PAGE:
The Psychology of Colour
Take a moment and consider what you’ve purchased recently? Was it a piece of clothing, a new phone or even a new car? The chances are you put in quite a bit of thought before spending your hard earned money.
I’m willing to bet one of the main things you thought about was its colour. Whether you’re a lover of radiant reds or something more subtle, colour plays an important role when it comes to choice.
Successful companies now have a much deeper understanding of colour and its use in marketing, advertising and product design, they will employ these techniques to improve sales and grab the attention of potential customers.
Brands that employ blue want to invoke trust and dependability, these tend to be used by longstanding, multinational companies. HP, Nivea, Volkswagen and American Express all rely on their reputation and for being “go to brands” in their respective markets. They want to impress on their customers that the services or products they provide reflect their ideal’s and values.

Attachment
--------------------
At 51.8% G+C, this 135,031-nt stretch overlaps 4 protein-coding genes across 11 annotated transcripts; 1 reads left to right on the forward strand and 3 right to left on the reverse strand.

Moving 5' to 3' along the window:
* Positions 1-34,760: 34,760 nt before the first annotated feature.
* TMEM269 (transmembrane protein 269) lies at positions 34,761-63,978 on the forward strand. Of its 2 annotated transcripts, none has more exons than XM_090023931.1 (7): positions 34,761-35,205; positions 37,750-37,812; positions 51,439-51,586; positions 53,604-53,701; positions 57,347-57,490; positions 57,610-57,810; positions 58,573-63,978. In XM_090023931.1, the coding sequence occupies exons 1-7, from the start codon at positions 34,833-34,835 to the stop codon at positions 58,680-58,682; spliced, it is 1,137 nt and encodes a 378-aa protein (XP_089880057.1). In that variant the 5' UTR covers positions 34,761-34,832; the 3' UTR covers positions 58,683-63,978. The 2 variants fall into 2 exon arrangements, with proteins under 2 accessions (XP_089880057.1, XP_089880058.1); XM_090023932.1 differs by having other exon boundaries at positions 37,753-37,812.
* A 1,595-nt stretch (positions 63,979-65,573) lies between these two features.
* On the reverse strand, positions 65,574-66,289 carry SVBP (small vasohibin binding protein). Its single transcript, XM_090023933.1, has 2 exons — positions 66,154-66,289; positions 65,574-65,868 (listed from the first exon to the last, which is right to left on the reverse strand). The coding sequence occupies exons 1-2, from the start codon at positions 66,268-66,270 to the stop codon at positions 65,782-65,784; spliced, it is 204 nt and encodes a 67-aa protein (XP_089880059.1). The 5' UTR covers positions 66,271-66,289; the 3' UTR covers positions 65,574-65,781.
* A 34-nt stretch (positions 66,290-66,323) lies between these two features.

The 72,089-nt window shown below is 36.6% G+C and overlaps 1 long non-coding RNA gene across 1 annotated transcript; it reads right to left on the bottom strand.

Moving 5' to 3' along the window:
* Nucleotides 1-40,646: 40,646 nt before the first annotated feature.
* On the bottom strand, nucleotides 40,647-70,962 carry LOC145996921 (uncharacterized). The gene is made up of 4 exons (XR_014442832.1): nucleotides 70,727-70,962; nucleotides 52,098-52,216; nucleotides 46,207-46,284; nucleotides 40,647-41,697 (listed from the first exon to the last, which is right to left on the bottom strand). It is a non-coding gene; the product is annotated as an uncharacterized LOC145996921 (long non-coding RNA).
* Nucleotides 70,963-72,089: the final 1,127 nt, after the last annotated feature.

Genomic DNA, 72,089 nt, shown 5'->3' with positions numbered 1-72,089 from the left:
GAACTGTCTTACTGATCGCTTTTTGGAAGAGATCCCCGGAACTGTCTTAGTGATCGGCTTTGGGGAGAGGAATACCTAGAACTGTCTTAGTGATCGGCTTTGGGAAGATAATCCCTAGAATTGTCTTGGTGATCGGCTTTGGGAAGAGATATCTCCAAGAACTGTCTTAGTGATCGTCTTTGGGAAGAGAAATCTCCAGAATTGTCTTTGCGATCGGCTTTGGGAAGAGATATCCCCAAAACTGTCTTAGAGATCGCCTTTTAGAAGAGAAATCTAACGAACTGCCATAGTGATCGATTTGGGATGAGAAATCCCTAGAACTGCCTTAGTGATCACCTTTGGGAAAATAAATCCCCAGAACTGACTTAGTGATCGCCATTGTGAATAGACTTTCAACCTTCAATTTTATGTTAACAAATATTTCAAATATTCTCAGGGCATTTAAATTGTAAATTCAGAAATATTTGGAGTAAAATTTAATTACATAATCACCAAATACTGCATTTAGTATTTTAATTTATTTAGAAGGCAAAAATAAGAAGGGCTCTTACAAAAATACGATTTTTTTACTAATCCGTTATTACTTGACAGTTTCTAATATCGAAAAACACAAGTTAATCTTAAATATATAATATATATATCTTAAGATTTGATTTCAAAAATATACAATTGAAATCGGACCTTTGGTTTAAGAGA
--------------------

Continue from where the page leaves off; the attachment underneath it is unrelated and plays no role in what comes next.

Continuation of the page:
Colours are also employed to distinguish brands from their competitors. They act as beacons on supermarket shelves and provide customers with an easy way to find their preferred products. Imagine walking down the chocolate aisle in your local supermarket, you’ll see deep purples, bright reds, golds, browns and yellows, all incredibly different but ultimately selling the same thing.
“I’m willing to bet that when I said chocolate one instantly sprung to mind!”
Purple has become synonymous in the confectionary industry because of Cadbury Dairy Milk, they started using their signature purple in 1920 and it’s been with them ever since. Although it’s seen as just a colour they have capitalised on its popularity and ensured it remains deeply rooted in our minds.
The psychology behind what emotions and actions specific colours evoke in customers is fascinating and should certainly be considered when venturing on your design journey, however, there are limitations. Make sure you consider your brand and always refer back to your brand guidelines for direction. Although certain colours are proven to drive more traffic to your website if your brand has defined colours straying, of course, can dilute your identity and ultimately weaken your message.
For help in creating a unified brand or to discuss how colour can affect your business get in touch.